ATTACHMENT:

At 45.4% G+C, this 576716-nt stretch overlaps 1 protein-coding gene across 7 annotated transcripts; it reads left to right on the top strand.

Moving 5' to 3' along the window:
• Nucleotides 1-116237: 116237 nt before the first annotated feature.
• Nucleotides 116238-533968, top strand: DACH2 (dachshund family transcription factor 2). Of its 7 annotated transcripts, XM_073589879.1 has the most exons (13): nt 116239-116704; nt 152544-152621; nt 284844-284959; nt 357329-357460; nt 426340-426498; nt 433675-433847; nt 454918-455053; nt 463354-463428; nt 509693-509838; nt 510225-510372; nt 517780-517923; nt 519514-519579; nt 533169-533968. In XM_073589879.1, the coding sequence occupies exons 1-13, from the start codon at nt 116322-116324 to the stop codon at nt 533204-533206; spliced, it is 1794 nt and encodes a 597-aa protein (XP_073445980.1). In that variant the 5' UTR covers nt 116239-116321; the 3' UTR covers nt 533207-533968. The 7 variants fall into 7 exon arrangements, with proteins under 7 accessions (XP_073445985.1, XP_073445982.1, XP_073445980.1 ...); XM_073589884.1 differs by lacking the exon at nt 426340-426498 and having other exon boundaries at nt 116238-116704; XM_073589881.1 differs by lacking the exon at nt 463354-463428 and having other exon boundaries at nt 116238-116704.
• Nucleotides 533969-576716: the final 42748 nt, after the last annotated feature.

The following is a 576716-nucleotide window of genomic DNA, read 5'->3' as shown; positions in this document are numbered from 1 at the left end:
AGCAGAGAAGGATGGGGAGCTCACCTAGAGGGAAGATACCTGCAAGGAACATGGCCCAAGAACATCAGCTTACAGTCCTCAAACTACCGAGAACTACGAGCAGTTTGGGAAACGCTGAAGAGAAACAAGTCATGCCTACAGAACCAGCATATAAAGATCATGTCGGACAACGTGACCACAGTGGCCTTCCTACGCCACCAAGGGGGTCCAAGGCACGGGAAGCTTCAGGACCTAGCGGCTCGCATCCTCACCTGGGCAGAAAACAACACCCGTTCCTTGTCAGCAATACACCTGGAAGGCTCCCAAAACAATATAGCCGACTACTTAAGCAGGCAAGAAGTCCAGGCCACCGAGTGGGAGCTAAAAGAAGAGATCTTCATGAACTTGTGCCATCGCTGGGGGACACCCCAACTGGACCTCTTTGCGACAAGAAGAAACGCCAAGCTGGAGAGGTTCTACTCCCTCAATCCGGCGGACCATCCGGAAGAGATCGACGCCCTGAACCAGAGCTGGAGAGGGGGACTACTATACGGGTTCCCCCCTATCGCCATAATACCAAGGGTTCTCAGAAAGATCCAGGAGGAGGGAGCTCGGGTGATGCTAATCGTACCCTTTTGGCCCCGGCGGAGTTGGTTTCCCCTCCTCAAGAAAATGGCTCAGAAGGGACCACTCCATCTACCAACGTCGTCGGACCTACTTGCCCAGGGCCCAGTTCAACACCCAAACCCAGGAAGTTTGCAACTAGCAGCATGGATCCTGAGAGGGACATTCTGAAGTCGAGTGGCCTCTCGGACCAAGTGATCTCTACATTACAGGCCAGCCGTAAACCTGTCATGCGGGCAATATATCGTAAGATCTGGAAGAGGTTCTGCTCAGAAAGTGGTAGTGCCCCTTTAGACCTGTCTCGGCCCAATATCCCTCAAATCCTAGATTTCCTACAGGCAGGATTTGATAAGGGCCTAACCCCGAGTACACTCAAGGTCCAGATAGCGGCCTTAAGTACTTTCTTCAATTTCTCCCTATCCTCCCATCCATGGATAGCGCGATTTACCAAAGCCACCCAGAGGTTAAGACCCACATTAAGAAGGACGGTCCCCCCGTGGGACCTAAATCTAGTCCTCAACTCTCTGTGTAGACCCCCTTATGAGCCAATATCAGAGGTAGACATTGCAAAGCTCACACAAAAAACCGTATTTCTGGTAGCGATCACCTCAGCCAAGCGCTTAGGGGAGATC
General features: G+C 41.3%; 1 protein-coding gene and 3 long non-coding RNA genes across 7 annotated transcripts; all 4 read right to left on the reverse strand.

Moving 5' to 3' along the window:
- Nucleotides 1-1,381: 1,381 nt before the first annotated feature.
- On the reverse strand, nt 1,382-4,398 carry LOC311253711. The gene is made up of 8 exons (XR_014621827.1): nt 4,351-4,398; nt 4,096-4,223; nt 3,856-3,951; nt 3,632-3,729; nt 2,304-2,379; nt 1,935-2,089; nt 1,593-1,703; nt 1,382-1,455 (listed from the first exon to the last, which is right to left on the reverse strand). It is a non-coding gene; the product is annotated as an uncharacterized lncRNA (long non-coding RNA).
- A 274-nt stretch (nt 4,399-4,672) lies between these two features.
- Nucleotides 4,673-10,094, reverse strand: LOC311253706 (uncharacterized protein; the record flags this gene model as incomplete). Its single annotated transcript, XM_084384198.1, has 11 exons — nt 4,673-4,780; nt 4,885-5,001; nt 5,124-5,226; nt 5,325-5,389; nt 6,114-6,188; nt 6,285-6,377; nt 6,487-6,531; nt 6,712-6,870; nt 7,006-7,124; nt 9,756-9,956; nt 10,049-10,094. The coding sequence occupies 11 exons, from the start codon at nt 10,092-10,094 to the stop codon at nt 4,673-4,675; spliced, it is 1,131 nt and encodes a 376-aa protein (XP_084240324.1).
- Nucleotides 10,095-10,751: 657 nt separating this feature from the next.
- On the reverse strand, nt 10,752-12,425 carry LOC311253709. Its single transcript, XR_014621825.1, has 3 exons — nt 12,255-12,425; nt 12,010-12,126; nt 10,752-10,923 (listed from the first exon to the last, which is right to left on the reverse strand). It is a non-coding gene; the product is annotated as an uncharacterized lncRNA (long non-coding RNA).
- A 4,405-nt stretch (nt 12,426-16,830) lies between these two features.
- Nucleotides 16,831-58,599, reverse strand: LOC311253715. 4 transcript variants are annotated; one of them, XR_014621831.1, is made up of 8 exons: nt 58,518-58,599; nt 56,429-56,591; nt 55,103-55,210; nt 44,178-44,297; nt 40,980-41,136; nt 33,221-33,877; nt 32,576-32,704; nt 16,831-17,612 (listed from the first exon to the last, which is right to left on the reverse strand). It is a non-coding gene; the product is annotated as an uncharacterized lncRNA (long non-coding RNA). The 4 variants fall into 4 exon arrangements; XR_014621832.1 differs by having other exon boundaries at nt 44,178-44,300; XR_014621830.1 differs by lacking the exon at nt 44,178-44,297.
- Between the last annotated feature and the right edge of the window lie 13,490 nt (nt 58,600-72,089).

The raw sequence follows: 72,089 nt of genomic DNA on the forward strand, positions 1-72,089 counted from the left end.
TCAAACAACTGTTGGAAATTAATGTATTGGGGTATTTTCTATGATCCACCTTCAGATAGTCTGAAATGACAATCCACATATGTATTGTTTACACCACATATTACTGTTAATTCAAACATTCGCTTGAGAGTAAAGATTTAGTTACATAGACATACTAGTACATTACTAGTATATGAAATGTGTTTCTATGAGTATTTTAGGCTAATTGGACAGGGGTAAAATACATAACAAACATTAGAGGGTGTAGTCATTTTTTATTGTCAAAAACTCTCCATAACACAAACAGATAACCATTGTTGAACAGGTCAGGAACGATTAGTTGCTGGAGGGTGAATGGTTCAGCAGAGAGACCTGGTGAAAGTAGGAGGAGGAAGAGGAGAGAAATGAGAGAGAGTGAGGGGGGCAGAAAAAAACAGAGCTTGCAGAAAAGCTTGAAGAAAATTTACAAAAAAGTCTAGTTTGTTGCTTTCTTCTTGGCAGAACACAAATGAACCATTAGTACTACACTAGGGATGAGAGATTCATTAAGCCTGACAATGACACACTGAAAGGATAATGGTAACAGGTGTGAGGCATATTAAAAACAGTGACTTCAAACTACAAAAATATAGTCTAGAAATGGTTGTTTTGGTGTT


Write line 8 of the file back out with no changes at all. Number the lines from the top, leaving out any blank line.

General features: G+C 41.3%; 1 protein-coding gene and 3 long non-coding RNA genes across 7 annotated transcripts; all 4 read right to left on the reverse strand.